Top 5 Common Accounting Mistakes for Small Businesses

Whether you are an owner of a small business or a start-up, accounting is a big part of any companies. This is because accounting ensures adequate financial controls within your company, and helps you make better business decisions. Here are the top five common accounting mistakes in Singapore, with tips on keeping your books up-to-date and protected.

 

  1. Errors of Omission

    Accounting Omission ErrorsBusy collecting customers payments or purchasing new stocks? The inflow and outflow of cash sometimes cause business activities to slip through the cracks. When you forget or procrastinate to record transactions, they become errors of omission.

    Make a habit of recording all transactions, regardless of how small or insignificant they are. This includes cash transactions at your storefront and the receipts from lunch meetings. If your company uses petty cash on hand to pay for day-to-day items, record these expenses immediately in your general ledger as well. Noting a payment on a credit card statement is just not good enough, especially if you are being audited by the Inland Revenue Authority of Singapore (IRAS).

    Keeping accurate records prevents a multitude of issues down the road and helps your business capitalizes on tax deduction opportunities. There is also no reason to panic during audits. Inaccurate financial records, on the other hand, hinder your profitability projects and tax filing processes.

  2. Failing to Set a Budget

    A budget is a detailed plan of future receipts and expenditures. Think of it as a tool for providing control – it keeps your spending in line and also motivates you to perform. If your company is like most small businesses, you are working with limited funds. To avoid overspending, start planning for income and expenses with a set business budget – this takes out some of the guesswork in financial planning.

    To forecast future revenues, profits and expenses, use your company’s past accounting records as a guide. You may prepare your company’s budget on a project basis, or for the year ahead. Charge your customers accordingly and ensure a healthy profit margin. If your business isn’t bringing in as much revenue as you predicted, think of new ways to increase sales, such as by offering discounts or promotions. If your expenses are higher than expected, find ways to reduce costs. It is also wise to plan for unexpected events such as supply chain hiccups and cash flow problems.

  3. Not Backing Up Accounting Data

    accounting data lossHave you experienced a hard disk failure or a dreaded ransomware hit? If you have meant to back up the financial data on your computer, now is the time. Accounting files are critical to your business as they protect your business’ continuity and longevity. Regularly backing up your records insulates your business from issues like computer crashes, loss of equipment and accidents. It also allows you to use and analyze your data for years to come.

    Formalize back up processes, such as what data is to be backed up, when the data should be backed up, and where the data should be stored. Some businesses choose cloud backup, while some prefer to keep data in a vault. Be sure to test out the data restoration process regularly as well.

  4. Mistaking Profits for Cash Flow

    Profits and cash flow may mean the same to the layperson, but they refer to two different financial parameters. Cash flow refers to the money that is used for your business’ current and near-term obligations, while a profit is what remains from revenue after deducting expenses.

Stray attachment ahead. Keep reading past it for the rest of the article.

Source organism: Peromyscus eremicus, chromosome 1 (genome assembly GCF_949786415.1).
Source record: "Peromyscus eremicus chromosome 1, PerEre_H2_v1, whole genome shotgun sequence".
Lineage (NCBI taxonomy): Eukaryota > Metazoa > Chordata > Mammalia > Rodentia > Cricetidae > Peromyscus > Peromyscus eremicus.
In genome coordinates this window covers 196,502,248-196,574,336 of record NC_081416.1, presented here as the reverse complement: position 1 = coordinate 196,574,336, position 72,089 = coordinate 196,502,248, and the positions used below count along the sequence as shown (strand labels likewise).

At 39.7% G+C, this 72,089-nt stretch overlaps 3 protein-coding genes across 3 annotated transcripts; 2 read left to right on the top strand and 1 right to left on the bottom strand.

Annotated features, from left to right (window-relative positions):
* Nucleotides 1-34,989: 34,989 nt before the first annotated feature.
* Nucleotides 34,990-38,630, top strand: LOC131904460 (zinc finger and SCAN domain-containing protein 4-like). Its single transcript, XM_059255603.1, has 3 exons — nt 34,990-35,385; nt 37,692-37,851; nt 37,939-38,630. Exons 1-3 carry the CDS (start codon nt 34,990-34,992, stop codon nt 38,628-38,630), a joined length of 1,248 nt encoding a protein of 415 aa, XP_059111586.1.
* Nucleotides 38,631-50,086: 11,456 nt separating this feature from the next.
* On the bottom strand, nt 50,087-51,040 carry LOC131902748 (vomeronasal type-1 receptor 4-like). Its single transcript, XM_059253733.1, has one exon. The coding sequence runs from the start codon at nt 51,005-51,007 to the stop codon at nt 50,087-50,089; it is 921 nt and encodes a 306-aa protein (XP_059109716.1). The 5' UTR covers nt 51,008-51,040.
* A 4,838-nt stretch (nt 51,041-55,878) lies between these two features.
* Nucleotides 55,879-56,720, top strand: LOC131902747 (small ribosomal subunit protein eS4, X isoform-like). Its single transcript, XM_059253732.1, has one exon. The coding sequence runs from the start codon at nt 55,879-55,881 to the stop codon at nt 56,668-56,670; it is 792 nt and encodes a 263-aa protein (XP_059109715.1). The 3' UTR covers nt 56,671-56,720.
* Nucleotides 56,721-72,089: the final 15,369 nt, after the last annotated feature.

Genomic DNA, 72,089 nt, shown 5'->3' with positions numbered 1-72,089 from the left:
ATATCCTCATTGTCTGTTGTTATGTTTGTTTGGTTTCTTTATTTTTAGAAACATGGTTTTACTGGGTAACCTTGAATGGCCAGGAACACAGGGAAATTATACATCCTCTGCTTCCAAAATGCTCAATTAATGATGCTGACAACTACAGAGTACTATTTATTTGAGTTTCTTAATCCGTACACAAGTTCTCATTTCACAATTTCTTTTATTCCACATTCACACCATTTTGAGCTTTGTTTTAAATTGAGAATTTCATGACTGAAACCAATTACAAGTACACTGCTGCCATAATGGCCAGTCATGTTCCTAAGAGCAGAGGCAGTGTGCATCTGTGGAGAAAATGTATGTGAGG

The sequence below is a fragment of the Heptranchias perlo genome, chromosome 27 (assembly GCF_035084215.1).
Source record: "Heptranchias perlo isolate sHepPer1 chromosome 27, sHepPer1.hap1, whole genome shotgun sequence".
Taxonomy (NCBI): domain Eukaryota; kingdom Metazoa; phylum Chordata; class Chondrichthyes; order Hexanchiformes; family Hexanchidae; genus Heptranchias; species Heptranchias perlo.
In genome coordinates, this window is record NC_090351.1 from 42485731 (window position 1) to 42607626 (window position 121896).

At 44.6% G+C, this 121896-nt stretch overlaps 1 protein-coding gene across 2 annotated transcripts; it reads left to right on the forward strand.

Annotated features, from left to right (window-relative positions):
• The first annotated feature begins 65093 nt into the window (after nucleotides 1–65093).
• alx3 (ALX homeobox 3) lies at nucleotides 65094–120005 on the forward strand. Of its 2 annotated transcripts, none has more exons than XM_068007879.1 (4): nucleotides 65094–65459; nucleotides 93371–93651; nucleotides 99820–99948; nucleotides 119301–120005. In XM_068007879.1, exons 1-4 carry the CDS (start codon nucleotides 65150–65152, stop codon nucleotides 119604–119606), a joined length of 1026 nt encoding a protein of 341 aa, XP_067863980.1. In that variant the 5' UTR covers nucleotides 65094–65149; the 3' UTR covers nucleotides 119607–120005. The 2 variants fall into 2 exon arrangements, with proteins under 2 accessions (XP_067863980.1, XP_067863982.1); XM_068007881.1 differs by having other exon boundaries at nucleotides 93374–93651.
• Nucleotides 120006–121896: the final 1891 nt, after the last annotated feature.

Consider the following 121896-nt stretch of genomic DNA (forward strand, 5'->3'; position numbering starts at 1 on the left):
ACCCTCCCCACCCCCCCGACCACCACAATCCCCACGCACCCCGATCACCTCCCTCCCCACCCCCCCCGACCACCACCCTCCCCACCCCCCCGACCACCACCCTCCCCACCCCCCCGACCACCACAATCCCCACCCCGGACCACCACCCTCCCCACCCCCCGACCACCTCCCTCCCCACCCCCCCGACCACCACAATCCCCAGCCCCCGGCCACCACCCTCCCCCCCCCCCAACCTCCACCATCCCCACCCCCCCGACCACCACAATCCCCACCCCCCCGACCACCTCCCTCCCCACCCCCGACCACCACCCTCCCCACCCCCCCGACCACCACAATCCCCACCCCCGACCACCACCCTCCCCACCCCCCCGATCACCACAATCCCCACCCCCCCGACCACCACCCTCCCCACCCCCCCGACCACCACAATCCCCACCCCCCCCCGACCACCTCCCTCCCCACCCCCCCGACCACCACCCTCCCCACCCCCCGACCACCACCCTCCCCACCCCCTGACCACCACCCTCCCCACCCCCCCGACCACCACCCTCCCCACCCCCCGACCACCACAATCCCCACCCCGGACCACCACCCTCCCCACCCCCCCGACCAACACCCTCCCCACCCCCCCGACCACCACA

Imagine being wedged between suppliers who want their money now and buyers who are slow to pay. Though your company has a negative cash flow, it does not necessarily mean it is unprofitable! On the flipside, if your business is borrowing money actively, it is easy to derive a positive cash flow, though it may not be profitable.

    Unless you are familiar with these accounting concepts or working with a qualified accounting professional, it is unlikely that you will have a clear picture of your company’s financial health.

  5. Not Getting Help

    As a small business owner, it is natural that you would try to wear all the hats you can to save costs. On top of tedious accounting and bookkeeping tasks, you are managing sales, marketing, customer service, business development, order fulfillment, project management, and the list goes on.

 

Keeping accurate and complete records for your company is an obligation in Singapore. According to IRAS, you must keep accounting records and supporting documentation for five years. If you find yourself dragging in a thousand different directions, the chances are you do not have enough time to manage critical administrative activities.

 

To ensure you keep accurate financial records, we recommend that you dedicate a set amount of time each week to manage your accounts or outsource this critical and essential function to an experienced corporate services provider. Outsourcing your accounts will ease your workload and help you channel your focus on running and developing your business to another level.

 

If your business is experiencing any of the above issues, find the right people and accounting solutions to keep your business in tiptop shape. Where accounting is concerned, it costs more to fix a problem than to prevent it in the first place.  Always remember, prevention is better than cure!

 

At Corporate Services Singapore, we provide efficient end-to-end accounting services that help you build your dream company. Whether you are looking for assistance on accounting or taxation, give us a call at 6602 8286 or email us at info@corporateservicessingapore.com to understand more or get started today.

Posted in Outsourcing Accounting.